The British symbol of remembrance is a red paper flower on a green plastic stem. Newsreaders in Britain have been lashed in the media for refusing to wear them, such is the social stigma of questioning the wearing of a poppy in the weeks around the eleventh hour of the eleventh day of the eleventh month. At least, the black plastic ‘stigma’ of the paper poppy no longer bears the words ‘Haig Fund’, referring to Earl Haig, who went down in history for his repeated orders for tens of thousands to die pointlessly at Passchendaele, Ypres and the Somme. Later, the Royal British Legion chairman Major Francis Fetherston-Godley would be photographed with Herrs Hitler and Goering, spending pleasant hours being photographed in the run up to the Second World War. Today, the Legion at least put forward a motion questioning medical treatment for troops returning from Afghanistan and Iraq – around the time that scandals erupted both in Britain and, over the pond, at the Walter Reed facility.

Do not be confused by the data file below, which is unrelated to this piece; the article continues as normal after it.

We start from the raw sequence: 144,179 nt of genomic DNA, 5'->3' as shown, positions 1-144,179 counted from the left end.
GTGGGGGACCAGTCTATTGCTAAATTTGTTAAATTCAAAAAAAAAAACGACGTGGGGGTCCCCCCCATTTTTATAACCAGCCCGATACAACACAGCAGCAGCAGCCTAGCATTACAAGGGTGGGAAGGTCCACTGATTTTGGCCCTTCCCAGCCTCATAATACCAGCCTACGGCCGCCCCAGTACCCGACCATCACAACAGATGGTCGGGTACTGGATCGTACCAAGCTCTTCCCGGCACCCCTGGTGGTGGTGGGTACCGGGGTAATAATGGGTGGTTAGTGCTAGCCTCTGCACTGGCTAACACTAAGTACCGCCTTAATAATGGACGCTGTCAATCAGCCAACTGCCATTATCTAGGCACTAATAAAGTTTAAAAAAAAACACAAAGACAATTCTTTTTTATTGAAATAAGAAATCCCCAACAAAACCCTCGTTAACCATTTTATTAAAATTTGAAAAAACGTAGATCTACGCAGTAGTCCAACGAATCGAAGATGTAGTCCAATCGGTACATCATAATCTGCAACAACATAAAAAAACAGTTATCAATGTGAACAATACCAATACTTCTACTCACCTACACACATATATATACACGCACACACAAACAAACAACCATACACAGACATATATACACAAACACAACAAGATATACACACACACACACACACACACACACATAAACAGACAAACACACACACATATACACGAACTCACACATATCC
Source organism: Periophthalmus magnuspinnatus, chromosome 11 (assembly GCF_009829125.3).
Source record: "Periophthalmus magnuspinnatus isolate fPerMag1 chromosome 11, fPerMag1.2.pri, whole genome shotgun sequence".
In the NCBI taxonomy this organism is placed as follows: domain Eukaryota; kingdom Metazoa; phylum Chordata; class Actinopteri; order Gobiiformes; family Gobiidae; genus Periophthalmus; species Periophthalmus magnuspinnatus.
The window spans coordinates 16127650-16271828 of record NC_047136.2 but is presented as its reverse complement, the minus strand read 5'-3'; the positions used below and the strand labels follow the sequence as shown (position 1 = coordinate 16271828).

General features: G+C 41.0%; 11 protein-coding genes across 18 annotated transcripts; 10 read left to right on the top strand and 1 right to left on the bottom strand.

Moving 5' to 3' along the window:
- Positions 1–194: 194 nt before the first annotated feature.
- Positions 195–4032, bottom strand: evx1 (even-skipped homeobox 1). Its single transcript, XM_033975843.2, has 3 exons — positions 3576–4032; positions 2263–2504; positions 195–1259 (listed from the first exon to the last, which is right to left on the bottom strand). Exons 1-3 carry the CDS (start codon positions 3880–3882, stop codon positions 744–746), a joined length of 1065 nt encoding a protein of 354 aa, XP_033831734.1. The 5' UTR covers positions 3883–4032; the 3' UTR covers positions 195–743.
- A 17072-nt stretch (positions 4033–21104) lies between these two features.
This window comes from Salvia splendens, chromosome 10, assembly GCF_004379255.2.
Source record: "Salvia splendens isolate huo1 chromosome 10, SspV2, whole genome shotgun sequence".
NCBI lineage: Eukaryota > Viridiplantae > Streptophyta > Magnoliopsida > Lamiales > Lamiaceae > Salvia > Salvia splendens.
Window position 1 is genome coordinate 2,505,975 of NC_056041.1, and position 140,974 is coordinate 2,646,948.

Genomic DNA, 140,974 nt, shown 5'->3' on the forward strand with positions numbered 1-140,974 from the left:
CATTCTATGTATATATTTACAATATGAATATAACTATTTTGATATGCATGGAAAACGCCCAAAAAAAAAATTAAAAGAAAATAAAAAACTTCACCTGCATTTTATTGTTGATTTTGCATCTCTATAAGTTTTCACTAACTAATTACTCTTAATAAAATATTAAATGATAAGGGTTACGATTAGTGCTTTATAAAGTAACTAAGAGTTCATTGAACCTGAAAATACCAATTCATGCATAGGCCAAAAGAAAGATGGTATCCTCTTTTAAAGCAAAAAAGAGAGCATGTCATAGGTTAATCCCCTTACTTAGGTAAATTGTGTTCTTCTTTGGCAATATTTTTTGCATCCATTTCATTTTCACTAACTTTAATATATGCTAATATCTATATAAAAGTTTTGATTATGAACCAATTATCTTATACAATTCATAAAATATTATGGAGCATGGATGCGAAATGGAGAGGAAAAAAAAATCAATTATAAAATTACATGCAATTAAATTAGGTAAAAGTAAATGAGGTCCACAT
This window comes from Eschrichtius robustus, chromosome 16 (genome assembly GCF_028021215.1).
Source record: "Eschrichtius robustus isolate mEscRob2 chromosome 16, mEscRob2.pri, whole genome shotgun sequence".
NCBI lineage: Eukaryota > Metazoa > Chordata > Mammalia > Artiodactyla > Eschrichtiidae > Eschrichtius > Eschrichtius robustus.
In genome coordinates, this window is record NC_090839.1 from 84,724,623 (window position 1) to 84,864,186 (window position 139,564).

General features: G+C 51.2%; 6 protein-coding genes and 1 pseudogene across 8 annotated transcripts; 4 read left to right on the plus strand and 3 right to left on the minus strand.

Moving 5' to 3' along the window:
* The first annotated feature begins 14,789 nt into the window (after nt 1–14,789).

Such is the tabloid frenzy over poppy day that the white poppy movement, dedicated to decoupling the military from remembrance never had much success, even if white poppies with ‘no more war’ in their centres were first sold in the 1930s. As for the meaning of the red poppy, it was clear what they meant in the north of Ireland – a clear sign of support for occupying UK troops, throughout The Troubles.
It is clear that while desperately poor war veterans may be grateful for charity, most grateful is the government which doesn’t have to shoulder the responsibility for after-care. And the corporate media are only too happy to back an appeal which — at its real core — is a demonstration of laissez faire: that taxes should not be raised to pay for the care of those who have been ordered to fight. Taxes are for privatisation-sweeteners and arms.